Republican health plan seen as a major setback for hepatitis C Medicaid patients

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Sony Salzman

Sony Salzman is an award winning journalist living in Brooklyn, New York and the co-managing editor of GlobalHealthHub. She has been published in The Boston Globe, Al Jazeera America, The Body, WBUR and NovaNext. You can find her on Twitter, LinkedIn or email her directly at

Amid a growing hepatitis C epidemic, federal austerity measures seen as a setback to infection control. 

By Sony Salzman

It’s been nearly 20 years since Lisa was diagnosed with hepatitis C, a virus she says she probably contracted because of injection drug use many years ago. Now healthy and sober, recently the grandmother of two sought treatment for her infection, which can cause liver cancer and other health problems if left untreated.

Her doctor prescribed a drug called Harvoni, but her Medicaid insurance plan denied treatment, explaining that Lisa is not sick enough to qualify.

“I was shocked,” said Lisa, who asked to only be identified by her first name only. “It’s like denying somebody a wheelchair if they can’t walk.” Drugs like Harvoni are seen as the best weapon to end hepatitis C, a blood-borne infection that is on the rise because of the opioid epidemic now sweeping the nation.

An estimated 3.5 million Americans have hepatitis C, a virus that kills more people very year than HIV and tuberculosis. When the first modern hepatitis C cure was approved in 2013 at $84,000 per treatment, Medicaid programs across the country threw up a blockade of treatment restrictions to control costs. Even as of November 2016, many Medicaid programs were dragging their feet to comply with a federal Center for Medicaid Notice to provide drugs for covered patients.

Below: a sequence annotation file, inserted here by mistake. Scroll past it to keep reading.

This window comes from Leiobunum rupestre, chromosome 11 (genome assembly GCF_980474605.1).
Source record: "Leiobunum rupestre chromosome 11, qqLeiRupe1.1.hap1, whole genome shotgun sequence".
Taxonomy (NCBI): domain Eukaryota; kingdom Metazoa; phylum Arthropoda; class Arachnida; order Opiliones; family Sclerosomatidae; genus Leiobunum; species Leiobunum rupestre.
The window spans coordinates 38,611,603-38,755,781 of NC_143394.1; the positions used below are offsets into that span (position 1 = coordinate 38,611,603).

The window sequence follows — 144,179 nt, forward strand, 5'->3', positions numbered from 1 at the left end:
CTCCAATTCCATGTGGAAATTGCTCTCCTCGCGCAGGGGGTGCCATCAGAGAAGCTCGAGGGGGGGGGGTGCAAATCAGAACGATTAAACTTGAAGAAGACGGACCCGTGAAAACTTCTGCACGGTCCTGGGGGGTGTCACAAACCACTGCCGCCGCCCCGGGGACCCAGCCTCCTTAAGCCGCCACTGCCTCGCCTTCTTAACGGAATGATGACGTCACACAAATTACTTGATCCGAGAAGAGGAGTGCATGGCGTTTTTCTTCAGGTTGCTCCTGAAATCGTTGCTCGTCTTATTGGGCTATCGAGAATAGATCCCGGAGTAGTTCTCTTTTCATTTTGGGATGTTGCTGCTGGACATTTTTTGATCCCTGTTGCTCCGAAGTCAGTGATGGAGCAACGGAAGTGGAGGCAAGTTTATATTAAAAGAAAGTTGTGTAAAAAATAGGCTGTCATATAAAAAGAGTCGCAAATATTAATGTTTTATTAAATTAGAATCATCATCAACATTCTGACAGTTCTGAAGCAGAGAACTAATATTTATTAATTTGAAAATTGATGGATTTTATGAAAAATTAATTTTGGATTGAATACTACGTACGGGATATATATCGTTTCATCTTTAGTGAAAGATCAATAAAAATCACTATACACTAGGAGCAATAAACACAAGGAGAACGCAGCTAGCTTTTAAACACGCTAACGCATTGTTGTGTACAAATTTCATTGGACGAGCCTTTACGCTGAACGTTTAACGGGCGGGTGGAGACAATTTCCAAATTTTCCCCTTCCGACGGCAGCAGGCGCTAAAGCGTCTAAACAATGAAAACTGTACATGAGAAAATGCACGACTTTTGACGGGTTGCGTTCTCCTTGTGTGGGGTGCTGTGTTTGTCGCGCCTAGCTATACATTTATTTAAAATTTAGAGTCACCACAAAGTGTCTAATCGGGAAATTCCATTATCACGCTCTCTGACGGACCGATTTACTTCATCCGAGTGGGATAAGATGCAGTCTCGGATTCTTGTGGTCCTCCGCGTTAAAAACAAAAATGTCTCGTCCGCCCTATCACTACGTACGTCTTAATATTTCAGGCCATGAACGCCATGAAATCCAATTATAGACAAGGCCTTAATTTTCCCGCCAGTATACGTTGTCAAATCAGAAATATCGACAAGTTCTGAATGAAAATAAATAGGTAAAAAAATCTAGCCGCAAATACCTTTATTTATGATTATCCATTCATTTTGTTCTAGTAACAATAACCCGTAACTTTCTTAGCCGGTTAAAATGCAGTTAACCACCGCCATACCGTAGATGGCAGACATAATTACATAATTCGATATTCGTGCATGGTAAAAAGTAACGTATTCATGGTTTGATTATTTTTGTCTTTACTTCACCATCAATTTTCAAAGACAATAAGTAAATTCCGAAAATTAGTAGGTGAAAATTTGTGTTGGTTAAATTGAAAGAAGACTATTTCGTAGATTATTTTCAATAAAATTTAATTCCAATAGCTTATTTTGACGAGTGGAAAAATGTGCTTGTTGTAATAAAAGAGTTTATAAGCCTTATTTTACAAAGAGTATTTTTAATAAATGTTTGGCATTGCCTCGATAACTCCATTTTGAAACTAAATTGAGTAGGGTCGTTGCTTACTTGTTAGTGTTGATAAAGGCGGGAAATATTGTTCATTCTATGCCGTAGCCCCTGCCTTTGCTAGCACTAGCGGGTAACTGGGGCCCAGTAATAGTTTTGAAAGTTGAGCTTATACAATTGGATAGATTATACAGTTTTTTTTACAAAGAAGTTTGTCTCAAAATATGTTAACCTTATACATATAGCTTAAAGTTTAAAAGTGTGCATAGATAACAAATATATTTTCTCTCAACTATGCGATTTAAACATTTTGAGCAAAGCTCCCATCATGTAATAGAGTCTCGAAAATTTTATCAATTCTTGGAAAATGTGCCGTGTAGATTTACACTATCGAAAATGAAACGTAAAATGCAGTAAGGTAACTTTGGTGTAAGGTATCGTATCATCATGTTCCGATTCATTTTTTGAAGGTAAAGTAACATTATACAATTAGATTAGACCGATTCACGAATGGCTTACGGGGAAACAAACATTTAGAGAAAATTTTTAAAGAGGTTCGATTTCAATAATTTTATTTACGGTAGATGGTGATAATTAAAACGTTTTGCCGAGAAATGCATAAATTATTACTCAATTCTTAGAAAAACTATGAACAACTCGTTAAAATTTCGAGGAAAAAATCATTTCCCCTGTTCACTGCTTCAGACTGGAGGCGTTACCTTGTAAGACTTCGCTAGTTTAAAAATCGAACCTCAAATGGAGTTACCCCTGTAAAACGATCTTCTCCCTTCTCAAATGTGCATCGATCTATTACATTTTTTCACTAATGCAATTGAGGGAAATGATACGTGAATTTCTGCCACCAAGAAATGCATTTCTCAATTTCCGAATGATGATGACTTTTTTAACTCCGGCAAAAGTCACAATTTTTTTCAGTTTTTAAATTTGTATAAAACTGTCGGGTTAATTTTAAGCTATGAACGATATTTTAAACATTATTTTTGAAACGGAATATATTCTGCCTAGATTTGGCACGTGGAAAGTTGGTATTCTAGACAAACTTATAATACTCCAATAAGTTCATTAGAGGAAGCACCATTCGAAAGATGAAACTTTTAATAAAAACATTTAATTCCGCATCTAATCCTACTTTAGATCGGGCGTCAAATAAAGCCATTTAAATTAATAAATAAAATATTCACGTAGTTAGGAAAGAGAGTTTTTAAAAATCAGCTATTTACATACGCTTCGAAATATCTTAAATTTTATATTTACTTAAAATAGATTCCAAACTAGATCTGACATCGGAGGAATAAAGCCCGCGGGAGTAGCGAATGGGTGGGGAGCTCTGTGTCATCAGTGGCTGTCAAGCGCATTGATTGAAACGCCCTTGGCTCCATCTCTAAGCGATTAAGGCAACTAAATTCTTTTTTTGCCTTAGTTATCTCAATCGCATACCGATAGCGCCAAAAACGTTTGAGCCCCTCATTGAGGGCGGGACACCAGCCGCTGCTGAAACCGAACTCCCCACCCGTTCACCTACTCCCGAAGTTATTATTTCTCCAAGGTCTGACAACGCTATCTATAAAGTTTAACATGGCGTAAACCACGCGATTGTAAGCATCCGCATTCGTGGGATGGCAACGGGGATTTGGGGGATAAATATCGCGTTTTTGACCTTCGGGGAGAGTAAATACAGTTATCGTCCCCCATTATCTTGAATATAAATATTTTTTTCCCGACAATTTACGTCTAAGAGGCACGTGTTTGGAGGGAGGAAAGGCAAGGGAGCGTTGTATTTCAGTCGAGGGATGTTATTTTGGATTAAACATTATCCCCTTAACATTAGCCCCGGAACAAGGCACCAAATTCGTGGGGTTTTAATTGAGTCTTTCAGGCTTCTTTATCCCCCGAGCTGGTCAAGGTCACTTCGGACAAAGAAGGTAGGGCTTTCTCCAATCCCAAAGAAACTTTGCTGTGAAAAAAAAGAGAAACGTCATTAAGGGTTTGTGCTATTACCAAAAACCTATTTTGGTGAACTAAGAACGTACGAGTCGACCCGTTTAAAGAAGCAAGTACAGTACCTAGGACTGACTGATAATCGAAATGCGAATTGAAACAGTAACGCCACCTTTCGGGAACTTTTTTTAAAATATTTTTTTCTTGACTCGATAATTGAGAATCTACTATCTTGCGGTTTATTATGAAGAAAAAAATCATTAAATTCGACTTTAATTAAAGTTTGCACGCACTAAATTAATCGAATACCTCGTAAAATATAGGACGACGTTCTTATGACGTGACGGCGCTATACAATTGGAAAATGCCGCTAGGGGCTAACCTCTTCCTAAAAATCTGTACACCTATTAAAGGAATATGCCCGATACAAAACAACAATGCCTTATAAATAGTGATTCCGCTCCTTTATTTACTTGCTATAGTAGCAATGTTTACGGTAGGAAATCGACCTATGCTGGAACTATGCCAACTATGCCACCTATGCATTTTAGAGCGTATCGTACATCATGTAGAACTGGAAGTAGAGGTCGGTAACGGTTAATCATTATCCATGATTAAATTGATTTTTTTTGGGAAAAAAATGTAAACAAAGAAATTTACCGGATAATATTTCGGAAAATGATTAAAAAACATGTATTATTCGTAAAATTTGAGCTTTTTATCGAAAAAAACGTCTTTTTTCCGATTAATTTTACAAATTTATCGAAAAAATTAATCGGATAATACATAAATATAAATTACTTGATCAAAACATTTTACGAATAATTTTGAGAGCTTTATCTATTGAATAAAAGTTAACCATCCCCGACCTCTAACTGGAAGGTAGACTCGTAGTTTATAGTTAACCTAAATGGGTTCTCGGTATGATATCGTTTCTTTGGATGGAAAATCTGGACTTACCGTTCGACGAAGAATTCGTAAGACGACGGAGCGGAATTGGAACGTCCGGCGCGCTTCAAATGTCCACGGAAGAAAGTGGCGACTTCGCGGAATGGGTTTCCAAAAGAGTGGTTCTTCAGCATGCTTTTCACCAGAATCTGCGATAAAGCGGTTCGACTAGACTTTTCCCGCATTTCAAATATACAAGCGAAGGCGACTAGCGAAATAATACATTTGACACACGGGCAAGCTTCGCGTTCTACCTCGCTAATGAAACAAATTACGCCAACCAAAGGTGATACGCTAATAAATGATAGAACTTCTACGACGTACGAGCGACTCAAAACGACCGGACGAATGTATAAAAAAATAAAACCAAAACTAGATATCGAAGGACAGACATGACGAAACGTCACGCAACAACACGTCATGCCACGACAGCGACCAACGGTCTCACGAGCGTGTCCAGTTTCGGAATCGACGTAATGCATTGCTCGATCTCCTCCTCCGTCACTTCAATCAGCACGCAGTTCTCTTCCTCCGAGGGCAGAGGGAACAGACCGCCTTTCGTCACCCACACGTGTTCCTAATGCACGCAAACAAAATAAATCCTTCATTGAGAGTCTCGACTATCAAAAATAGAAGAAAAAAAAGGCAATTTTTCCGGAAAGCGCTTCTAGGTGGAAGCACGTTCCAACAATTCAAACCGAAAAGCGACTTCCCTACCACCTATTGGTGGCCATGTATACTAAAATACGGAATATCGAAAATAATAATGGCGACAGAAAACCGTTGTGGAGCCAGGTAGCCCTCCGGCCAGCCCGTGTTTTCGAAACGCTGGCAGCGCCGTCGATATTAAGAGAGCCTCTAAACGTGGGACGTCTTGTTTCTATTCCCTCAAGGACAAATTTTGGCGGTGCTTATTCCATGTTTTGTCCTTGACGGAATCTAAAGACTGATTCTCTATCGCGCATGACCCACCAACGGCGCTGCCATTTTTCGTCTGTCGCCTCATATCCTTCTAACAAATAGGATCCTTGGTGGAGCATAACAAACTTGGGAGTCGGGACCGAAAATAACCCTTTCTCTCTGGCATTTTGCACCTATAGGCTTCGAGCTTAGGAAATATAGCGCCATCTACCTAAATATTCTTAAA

However, after years of advocacy work and steeply discounted prices, many state programs have begun to ease rules blocking treatment to Medicaid-covered patients. Doctors and public health experts saw these policy changes as steps in the right direction, but recently proposed government austerity measures mean people like Lisa are even less likely to get treatment – and could lose their insurance coverage entirely.

Today, the Senate is back in session  after a week-long break, with Majority Leader Mitch McConnell (R-Kentucky) unable to rally the votes needed to pass the Better Care Reconciliation Act before the July 4 holiday. Similar to its predecessor in the House, the Senate healthcare proposal would strip $800 billion in federal Medicaid funds. Such a stark budget cut would intensify the need for States to focus even more on managing the cost of drug spending.

The Congressional Budget Office estimated that under the plan, 23 million Americans would lose their insurance. Of those 23 million, a significant percent have hepatitis C, said Dr. Paul Pockros, MD, Scripps Clinic Torrey Pines, La Jolla, Calif. “Acute hepatitis C will get worse” if so many low-income people lose their insurance, he said.

Meanwhile, President Donald Trump has proposed gutting the Office of National Drug Control Policy, an executive office branch that tries to combat illegal drug use in the United States. The president’s 2018 budget would slash the Office’s budget by 95%, from $388 million to $25 million.

If both austerity measures come to pass, experts fear it would create a perfect storm in hepatitis C prevention and treatment. Threats to Medicaid funding, pared with a growing opioid crisis that spreads hepatitis C through needle sharing, means the hepatitis C epidemic could spiral further out of control. New hepatitis C cases have skyrocketed in recent years because of injection drug use among young people, according to the CDC. From 2010 to 2015, the number of new infections nearly tripled in the United States, with the highest rate of new infections among 20-29 year olds who inject drugs.

Although the first modern cures for hepatitis C were approved four years ago, the disease is still responsible for more deaths in the United States than 60 other infectious diseases combined, according to the CDC. If proposed austerity measures to Medicaid and the Office of National Drug Control Policy are adopted, the United States may have a harder time meeting the World Health Organization’s 2030 goal of eliminating hepatitis C as a major global threat.